There are lives that have been carelessly or even deliberately harmed by this administration that can’t and won’t be made whole again. There are dead who cannot be brought back to life.

We can’t just revert to the factory default settings that were in place when we first unboxed this corrupted product, this administration that has malfunctioned and deviated from specifications since the moment we bought it.

We aren’t entitled to a replacement under the warranty. At best we’ll end up with a refurbished product and occasional updates to the operating system.

There is no command-Z to undo what has already been done.

There is no reset button.

Advertisements

Written by Shepcat

July 17, 2018 at 11:59 am

Posted in Politics, The Nation

Tagged with

Donald Trump Dreams

leave a comment »

Donald Trump dreams
of a refrigerator door in hell
(only the door, because hell),
festooned with executive orders —
seemingly reams
of the unseemly things,
inhumane, punitive,
overreaching decrees,
unconsumed by flames
of a thousand degrees —
each brandishing his half-cocked Hancock,
his erratic, seismographic,
autocratic autograph.

But there is no such door,
no magnets, no tape,
no prideful presenter,
no ostentatious display.
For neither the heights to which
Donald ascends at others’ expense
nor the depths to which he stoops to conquer
will matter in the end,
because Fred Trump never loved his son
and isn’t about to begin,
not even beyond the end of time,
not even after Donald arrives
at his rightful place by his father’s side.

Written by Shepcat

June 26, 2018 at 9:05 pm

Posted in Politics, The Nation, Writing

Tagged with

The Long and Short of It

leave a comment »

On the April 7 episode of her podcast With Friends Like These, journalist Ana Marie Cox and her guest, author and political commentator Thomas Frank (What’s the Matter with Kansas?), briefly digressed in their conversation to talk about Donald Trump’s sartorial habit of wearing his ties so long that he has to Scotch-tape the narrow end that isn’t long enough to go through the loop in back.1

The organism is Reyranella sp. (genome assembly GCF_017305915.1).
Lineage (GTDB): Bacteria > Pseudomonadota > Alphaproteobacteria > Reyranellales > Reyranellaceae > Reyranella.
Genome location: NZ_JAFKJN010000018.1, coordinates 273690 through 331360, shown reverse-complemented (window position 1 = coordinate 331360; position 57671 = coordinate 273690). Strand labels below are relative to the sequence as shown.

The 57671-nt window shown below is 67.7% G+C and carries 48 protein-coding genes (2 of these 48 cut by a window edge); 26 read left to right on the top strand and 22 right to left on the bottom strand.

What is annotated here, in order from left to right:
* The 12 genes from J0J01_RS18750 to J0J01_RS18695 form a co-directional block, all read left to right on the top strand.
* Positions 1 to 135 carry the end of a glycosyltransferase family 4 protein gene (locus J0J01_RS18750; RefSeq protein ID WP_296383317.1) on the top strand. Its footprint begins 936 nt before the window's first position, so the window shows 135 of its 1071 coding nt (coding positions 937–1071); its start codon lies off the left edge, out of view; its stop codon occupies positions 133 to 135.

That’s the how of the Scotch tape, but it doesn’t address the why of Trump wearing his ties so long.

Naturally, I point to writer-director David Mamet’s 2000 comedy State and Main, in which drunken town doctor and bow-tie aficionado Doc Wilson (Michael Higgins) promotes the following thesis to dissuade someone from taking his advice:

It’s the truth that you should never trust anybody wears a bow tie. Cravat’s s’posed to point down to accentuate the genitals. Why’d you wanna trust somebody’s tie points out to accentuate his ears?

 
I mean, think about it: This is a man who attempts to dominate everyone he meets with a weird, jerky alpha-male handshake that puts his counterpart off balance and yanks him toward Trump, in whose mind this practice — what? makes him appear stronger than the other guy? This flabby asshole who eats KFC on his private jet and doesn’t get any exercise aside from walking to and from his golf cart after hitting a 7-iron shot on the fairway? He’s precisely the kind of asshole who would want your eyes drawn toward his junk.

So yeah: Good luck keeping that thought out of your head next time you look at Trump’s necktie. Go with God.
 
 
 
 
 
1 It’s also notable that the ties Trump wears in all likelihood come from his own eponymous menswear line. I mean, they’re certainly not bespoke, but it’s his name on the back of each one. So why does this couturier, this clothes horse, this man of fashion not have his own personal neckties customized with the loop stitched a few inches higher to accommodate his preference for unwieldy length?

Written by Shepcat

April 12, 2017 at 12:10 pm

Posted in Movies, Politics

Tagged with